Posts in category .net - page 21
While Visual Studio is quite a capable IDE it isn’t perfect – here is my personal top 10 list of things I hate about it. I’ve kept the gripes to the IDE itself – the issues I have with .NET Framework deserve a post of their own some time.
1. Go To Definition does not work between languages
Sometimes your solution has to be a mixed language one – you know the odd VB.NET class library that nobody wants to rewrite in C#.
Hit Go To Definition on a call to this library however and you won’t find yourself there in the VB.NET code – oh no it’s straight to the Object Browser for you.
2. IntelliSense ignores aliased name spaces
Name spaces were introduced to help reduce name collisions but occasionally you need to use both classes with the same name. You get two choices in .NET – you can either fully-qualify them making your code incredibly verbose and difficult to scan through or you can use an aliased name space – e.g.
using SNM = System.Net.Mime;
Annoyingly IntelliSense will always use the fully qualified name even if you start with the alias. Typing
SNM.ContentType content = new will trigger off IntelliSense to unhelpfully suggest
3. Dependent-upon project items aren’t usefully exposed
.NET 2 brought partial classes to the table and Visual Studio made a stab at using them for the Form designers by sticking the generated code in a .Designer file that nests below the file in the Solution Explorer.
This is achieved by the .Designer file gaining a
<DependentUpon> tag to link it to its owner. If you want to use this for your own generated files you’d better get used to editing project files in Notepad because the IDE won’t help.
4. The SDK/AddIn API is awful
If you feel like addressing any of the shortcomings in Visual Studio you can extend it using their SDK which allows you to write your own AddIn – providing you can get your head around the most obscure and awful API ever.
5. Not all project types support automation
Some of the less popular project types (e.g. Database) don’t support the parts of the automation API they are supposed to.
This means if you’ve managed to get your head around the SDK you now find all your hard efforts don’t always work.
6. The syntax editor does not support italics
Why oh why doesn’t the syntax editor support being able to italicize a font? I’d much prefer my comments displayed in italics. If Borland’s Delphi supported it in the 90’s why can’t Visual Studio 10 years later?
My Envy Code R programming font fakes italics for use within Visual Studio!
7. Document tab area doesn’t like staying still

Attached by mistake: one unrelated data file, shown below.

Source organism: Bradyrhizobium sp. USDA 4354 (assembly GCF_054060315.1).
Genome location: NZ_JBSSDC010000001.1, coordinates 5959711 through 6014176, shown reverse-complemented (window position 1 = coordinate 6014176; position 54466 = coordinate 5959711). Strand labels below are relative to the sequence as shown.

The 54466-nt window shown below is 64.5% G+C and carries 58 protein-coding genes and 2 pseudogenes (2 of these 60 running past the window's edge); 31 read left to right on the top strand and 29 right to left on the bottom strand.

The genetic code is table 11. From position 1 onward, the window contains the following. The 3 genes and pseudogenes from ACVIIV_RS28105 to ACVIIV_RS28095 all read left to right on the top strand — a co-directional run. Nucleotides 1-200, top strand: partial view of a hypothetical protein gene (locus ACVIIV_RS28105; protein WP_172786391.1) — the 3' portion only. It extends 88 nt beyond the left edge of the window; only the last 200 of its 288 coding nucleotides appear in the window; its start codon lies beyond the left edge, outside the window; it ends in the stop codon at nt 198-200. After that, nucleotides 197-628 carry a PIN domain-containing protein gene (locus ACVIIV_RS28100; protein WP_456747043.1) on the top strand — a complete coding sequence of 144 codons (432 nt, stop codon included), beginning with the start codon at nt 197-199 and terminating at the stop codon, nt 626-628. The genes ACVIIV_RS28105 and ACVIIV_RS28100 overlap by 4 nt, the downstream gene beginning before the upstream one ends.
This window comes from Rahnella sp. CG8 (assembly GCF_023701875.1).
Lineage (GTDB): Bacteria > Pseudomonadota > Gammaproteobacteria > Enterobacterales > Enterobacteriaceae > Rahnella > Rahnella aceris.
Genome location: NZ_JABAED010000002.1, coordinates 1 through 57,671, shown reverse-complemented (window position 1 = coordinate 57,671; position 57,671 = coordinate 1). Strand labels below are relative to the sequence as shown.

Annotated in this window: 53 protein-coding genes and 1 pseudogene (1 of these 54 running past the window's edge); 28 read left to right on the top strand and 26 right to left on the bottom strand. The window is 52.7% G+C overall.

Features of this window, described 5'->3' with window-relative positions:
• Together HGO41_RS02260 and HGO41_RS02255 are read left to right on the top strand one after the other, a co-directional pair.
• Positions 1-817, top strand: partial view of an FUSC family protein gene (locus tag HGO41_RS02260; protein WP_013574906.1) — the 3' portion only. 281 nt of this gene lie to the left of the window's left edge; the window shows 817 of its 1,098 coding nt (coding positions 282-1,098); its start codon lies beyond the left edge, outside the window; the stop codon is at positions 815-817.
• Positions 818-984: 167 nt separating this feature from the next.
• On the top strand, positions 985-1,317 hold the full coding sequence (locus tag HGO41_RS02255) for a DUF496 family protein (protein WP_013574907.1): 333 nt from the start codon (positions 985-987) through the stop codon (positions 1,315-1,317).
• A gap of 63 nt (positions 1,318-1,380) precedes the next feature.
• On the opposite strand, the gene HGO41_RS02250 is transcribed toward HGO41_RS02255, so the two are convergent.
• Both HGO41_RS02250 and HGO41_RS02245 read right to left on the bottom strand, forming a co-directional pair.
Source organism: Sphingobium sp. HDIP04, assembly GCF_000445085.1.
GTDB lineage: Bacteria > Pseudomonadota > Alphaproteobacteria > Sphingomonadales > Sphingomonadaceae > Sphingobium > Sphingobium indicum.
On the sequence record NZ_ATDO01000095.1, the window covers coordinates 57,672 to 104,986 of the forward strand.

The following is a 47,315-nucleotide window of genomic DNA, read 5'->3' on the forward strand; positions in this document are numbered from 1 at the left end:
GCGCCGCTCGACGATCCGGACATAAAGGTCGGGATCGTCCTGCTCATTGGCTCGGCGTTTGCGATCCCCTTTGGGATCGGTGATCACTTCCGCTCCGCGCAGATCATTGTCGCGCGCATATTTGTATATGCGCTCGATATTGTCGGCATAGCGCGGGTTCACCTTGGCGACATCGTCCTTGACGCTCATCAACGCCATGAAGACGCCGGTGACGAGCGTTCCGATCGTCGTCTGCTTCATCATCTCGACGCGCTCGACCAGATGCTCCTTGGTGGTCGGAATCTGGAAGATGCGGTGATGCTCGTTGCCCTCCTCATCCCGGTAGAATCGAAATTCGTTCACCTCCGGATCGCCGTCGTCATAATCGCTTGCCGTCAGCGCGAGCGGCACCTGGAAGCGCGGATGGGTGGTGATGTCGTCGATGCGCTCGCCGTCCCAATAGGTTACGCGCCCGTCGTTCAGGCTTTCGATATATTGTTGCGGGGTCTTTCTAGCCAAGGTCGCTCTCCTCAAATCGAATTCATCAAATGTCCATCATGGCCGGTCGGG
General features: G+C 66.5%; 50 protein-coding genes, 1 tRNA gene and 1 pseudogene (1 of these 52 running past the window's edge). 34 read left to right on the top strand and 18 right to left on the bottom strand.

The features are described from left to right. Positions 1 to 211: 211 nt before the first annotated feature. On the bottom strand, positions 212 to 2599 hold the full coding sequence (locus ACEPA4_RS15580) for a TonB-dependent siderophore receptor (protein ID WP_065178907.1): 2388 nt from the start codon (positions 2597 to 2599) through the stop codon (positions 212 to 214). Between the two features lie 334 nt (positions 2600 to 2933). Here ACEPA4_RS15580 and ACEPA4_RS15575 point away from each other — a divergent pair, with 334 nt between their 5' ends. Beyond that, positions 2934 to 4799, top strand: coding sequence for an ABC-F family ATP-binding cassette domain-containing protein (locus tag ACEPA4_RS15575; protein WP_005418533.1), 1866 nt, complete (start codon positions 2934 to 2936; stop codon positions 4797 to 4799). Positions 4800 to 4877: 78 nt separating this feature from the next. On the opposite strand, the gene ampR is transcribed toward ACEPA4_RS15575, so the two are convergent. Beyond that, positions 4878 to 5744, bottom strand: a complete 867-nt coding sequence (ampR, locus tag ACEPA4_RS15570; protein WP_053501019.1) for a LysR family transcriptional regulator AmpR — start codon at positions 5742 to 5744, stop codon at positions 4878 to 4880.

The document tab at the top of the screen is where you switch between the various documents. The only problem is it jumps up and down depending on how many tool bars as standard the designer/editor for that file type has so you switch once and then end up hitting a random tool bar button if you quickly decide to move on to another file.
8. No re-distributable elements
Want to put syntax highlighting in your product? Better go buy some third-party components.
Visual Studio style docking? Third party-component.
Sure you can license the basic Visual Studio IDE for your own languages and code – providing you have very deep pockets.
Wrapping it up
I’ve downloaded the January CTP of Orcas but I doubt it will address any of my bug-bears.
What would be cool is an open-source IDE for .NET development written in .NET that exposes the syntax highlighter and parser trees with a much better plug-in system and the Office 2007 style ribbon.
I wonder how the SharpDevelop guys are getting on…
I’m a big fan of the Web Application type that was previously available as an add-on to Visual Studio 2005 but thankfully got promoted to a standard citizen with Service Pack 1.
So with a little more time on my hands lately I’ve been delving into the wonder that is LINQ – part of the forthcoming Orcas release of technologies.
For those who’ve been living under a rock LINQ is a set of extensions to .NET that let you perform queries on objects in much the same way you would do on a database with SQL (except the syntax is backwards by comparison).
Now while the LINQ Preview CTP installs LINQ projects for C# Class Libraries, Windows Applications and Console Applications it inconveniently misses-out Web Applications!
You can drop this ZIP file in your
%UserProfile%\My Documents\Visual Studio 2005\Templates\ProjectTemplates\Visual C# to gain a new ASP.NET LINQ Web Application project type for you to start with as often as you like as shown:
Or if you want to modify an existing Web Application simply:
- Open up the .csproj file in Notepad and replace
<Import Project=”$(MSBuildBinPath)\Microsoft.CSharp.targets” />with
<Import Project=”$(ProgramFiles)\LINQ Preview\Misc\Linq.targets” />
- Add project references to:
System.Data.DLinq System.Query System.Xml.XLinq